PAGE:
SHREWSBURY. THE LATE MB. J. HAWLEY E-DWIRD& On Saturday morning week the Town Clerk of Shrews- bury, Mr H. C. Clarke, received a telegram informing him of the death of Mr J. Hawley Edwards, who for nearly twenty years how been clerk to the borough magistrates. Mr Edwards had suffered trom cancer in the throat, and about three months ago obtained leave of absence from his duties in the VOUlt, upon which he went to reside at Old Colwyn, where he died. Upon the borcugh magistrates taking their seats on the bench on Saturday week, the Mayor (Mr G. Evans), referring to the subject, said the whole bench felt that they had lost one of the best and most able men that the country could supply, and he would ask the Depnty clerk (Mr H. W. Hughes), on behalf of the bench to eonvey to Mrs Edwards an expression of their sincere sympathy with her in her bereavement.—Mr W. Phillips said as one who bad sat upon the bench for seme time during Mr Edwards's official life he would take that opportunity of expressing his deep personal regret at the loss they had all sustained by his death. Mr Edwards was thoroughly up in his work, he Was always exceedingly civil and obliging in the discharge of his duties, and he was altogether a man whom it would be very difficult to re-place.—Mr F. W. Williams (soiioitor) said he felt that a few words from him on that sad occasion would be tolerated by their worships, and not regarded as an undue delay. ing of the business of the Court. On behalf of those who like himself practised there, he should like to say that the profession had lost one of its ablest members, certainly one of its most brilltant advocates. Mr Edwards could not of course practise before their worships, but they who had met him in other places knew his powers in that respect, and in that Court they had lost one whom they all looked upon as a true personal friend, always ready to help, able even beyond the flattering description the Bench had given of his abilities, and courteous to a degree that was never failing.—Mr H. Blackwell, Chief Constable, on behalf of the borough police, testified how much they all deplored Mr Edwards's death. Their late Clerk was ever ready to assist the police with the valuable advice they could always get from him. All of them were exceedingly sorry to hear of his death, and begged to offer their condolence to the widow.—Mr Edwards filled; the office nearly twenty years, succeeding his late father, who held it five or six years. The appointment rests with the borough bench, aad is worth ^6600 a year. The remains were interred at the Shrewsbury General Cemetery. The coffin was conveyed on Tuesday, at noon, from Old Colwyn to Shrewsbury by train. The burial service was conducted by the Rev. Prebendary Wightman in a most impressive manner. There were present-the Mayor, Mr G. Evans, Members of the Borough Bench, Town Council, und Borough and County Police. The coffin was covered with wreaths. The mourners were Mrs Edwards, Mr and Miss Spencer, Mr Perry, Miss Edwards, aud Mr and Mrs Trancer.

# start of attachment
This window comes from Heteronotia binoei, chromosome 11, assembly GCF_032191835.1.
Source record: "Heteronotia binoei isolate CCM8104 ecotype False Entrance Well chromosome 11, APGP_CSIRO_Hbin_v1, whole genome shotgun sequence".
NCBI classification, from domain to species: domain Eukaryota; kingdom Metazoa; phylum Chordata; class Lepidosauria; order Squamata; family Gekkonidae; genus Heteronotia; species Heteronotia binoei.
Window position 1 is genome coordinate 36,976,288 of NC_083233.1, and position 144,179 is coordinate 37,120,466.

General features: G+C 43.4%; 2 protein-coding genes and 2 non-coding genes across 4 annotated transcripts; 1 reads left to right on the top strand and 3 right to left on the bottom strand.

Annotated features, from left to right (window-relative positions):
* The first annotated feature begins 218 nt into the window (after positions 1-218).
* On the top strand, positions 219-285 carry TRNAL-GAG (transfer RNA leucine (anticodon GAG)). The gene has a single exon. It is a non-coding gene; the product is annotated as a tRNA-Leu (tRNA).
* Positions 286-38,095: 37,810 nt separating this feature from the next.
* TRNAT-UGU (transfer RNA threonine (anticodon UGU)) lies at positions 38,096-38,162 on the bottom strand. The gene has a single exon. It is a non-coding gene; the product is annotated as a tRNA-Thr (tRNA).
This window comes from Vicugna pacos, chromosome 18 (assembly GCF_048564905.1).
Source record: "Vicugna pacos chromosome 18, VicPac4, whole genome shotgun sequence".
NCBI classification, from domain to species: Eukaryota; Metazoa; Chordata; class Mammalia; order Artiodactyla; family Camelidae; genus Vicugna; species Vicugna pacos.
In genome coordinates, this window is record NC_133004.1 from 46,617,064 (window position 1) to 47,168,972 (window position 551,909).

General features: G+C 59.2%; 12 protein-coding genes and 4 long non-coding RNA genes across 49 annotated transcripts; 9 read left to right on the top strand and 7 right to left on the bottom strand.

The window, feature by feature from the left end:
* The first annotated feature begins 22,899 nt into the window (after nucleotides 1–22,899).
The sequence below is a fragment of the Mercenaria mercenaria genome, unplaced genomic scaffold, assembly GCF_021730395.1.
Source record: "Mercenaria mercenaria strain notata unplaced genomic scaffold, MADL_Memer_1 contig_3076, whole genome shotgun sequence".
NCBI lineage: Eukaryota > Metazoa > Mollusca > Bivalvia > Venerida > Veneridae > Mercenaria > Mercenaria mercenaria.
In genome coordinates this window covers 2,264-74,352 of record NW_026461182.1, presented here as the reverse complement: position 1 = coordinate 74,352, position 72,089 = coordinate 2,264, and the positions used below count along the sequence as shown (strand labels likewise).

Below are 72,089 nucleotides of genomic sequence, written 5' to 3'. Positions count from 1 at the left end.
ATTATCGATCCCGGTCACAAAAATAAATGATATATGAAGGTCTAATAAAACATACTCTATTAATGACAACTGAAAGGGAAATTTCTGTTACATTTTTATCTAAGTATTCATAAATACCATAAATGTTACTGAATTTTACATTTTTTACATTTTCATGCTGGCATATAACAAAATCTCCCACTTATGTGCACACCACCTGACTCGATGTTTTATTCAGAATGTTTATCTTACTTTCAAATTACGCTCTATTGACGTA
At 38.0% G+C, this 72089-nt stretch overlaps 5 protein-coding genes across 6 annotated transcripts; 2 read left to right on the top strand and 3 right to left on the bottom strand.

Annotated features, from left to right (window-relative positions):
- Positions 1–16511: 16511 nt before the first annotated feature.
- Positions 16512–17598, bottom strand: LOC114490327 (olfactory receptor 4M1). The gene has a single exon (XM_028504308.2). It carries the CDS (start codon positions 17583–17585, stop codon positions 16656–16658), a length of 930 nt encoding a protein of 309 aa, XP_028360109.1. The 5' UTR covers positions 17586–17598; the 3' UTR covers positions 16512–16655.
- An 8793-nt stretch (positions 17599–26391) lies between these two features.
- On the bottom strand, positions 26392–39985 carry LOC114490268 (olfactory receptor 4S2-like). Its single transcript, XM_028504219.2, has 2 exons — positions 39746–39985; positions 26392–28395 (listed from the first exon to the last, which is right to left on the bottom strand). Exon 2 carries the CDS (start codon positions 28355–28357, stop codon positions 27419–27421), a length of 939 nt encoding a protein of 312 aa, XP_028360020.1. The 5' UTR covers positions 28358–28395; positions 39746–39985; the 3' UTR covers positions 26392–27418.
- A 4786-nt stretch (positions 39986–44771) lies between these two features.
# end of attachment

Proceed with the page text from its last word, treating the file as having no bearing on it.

KNIGHTON. SAVINGS BANK.—The half-yearly meeting of trustees and managers of this blink was held ou the 12th inst., when the accounts for the year ended 20th November, 1892, which had been audited by Mr E. M. Parker, of the Birmingham District and Counties Bank, were examined. The full capita: of the bank is a little over X20,000, of which all but about £ 200 in the hands of the treasurer, Mr J. P. Medl co-- I., is invested with the Commissioners for the Reduction of the National Debt, this giving the depositor* per- fect security. The actuary, Mr W. A. Collins, reported that one of the inspectors under the Savings Bank Act, 1891, had recently made a tho .rough examination of the books, expressing himself com- pletely satisfied with the same. FORTHCOMING VISIT OF THE SHROPSHIRE: AND WIEST-MIDL,&ND SHOW.—On Friday evening week, at the Swan Hotel, a public meeting of tradesmen was held in connection with a meeting to be held on Thursday of farmers and gentlemen of the district. The principal business was to appoint a local secretary, collectors, and committee for carrying out local arrangements. There were present:-hl r Frank Edwards, M.P., Messrs J. R. Bache, C. Laugford, E. M. Parker, J. Bright. F. Brown, W. B. Stedman, J. Beaman, J. Blower, J. W. Davies, J. P. Davies, W. G. Bowen, H. Elsmore, E. Tudge. IL6 Roaerts, W. James, J. Strawaon, T. James, J. Turner, G. Robinson, C. Evsas, E. Hammond, C. Davies. J. Owen, H. Clee, J. Cartwright, R. A. Duvies, J. L. Allcock, W. Evans, &c.—Mr Frank Edwards. M.P., having been voted to the choir, Mr J W. Davies said that meeting was being held in conjunction with another one to be held on the following Thursday. They could hardly expect to see their tradesmen present at a meeting on a Thursday, as it was their market, but still it was a good day for farmers to attend. Having read some correspondence of minor importance he stated that the following subscriptions had been received towards the guarantee fund.- Lord Ormathwaite, J650; Mr Frank Edwards. M.P., .£50; Mr A. J. Bradney,£50; Mr P. C. Milbank, Sir Edward Ripley, Bart., £ 25. Mr Davies also mentioned that the total sum required to be found by the guarantors would be something over XGW.-MR Bache said that the same site as that secured for the vipit of the show in 1885 had again been obtained for .;£40. and if any exceptive damage .;M.-Lord Ormathwaite was unanimously elected president of the show, with Mr Frank Edwards, M. P., as vice-president.—Mr Davies explained that it was necessary to elect three ex-officio gentlemen to act with the general committee of the society, and Mr W. R. Edwards. Mr J. Bright, and Mr J. P. Davies were appoii,ted.-A committee was then appoint ad to collect subscriptions in the town, and the following gentlemen were ohosen-Mr J J Blower, Mr C. iang- ford, and Mr E. M. Parker.—The appointment of a local secretary was next considered, and Messrs J. W. Davies and Watkins, auctioneers, were unani- mously appointed secretaries,, with a salary of X20 with expeDses.-A committer comprising tèse pre. sent was unanimously elected-—Mr C. Landlord and Mr C. Davies were of opinion that there would be too many on the committee,, and that it would work better to have a lesser oner-Mr Bache pointed out that a sub-committee could be appointed, and that he thought would settle tSte matter. T.e subject then ended.—A short discussion endued as to whether they should ask the Penybont Agricultural Society to join them ol-give them soma assistance, but thik, subject waa doterred.-A vote of thanks having been accorded to the Chairman, the meeting terminated.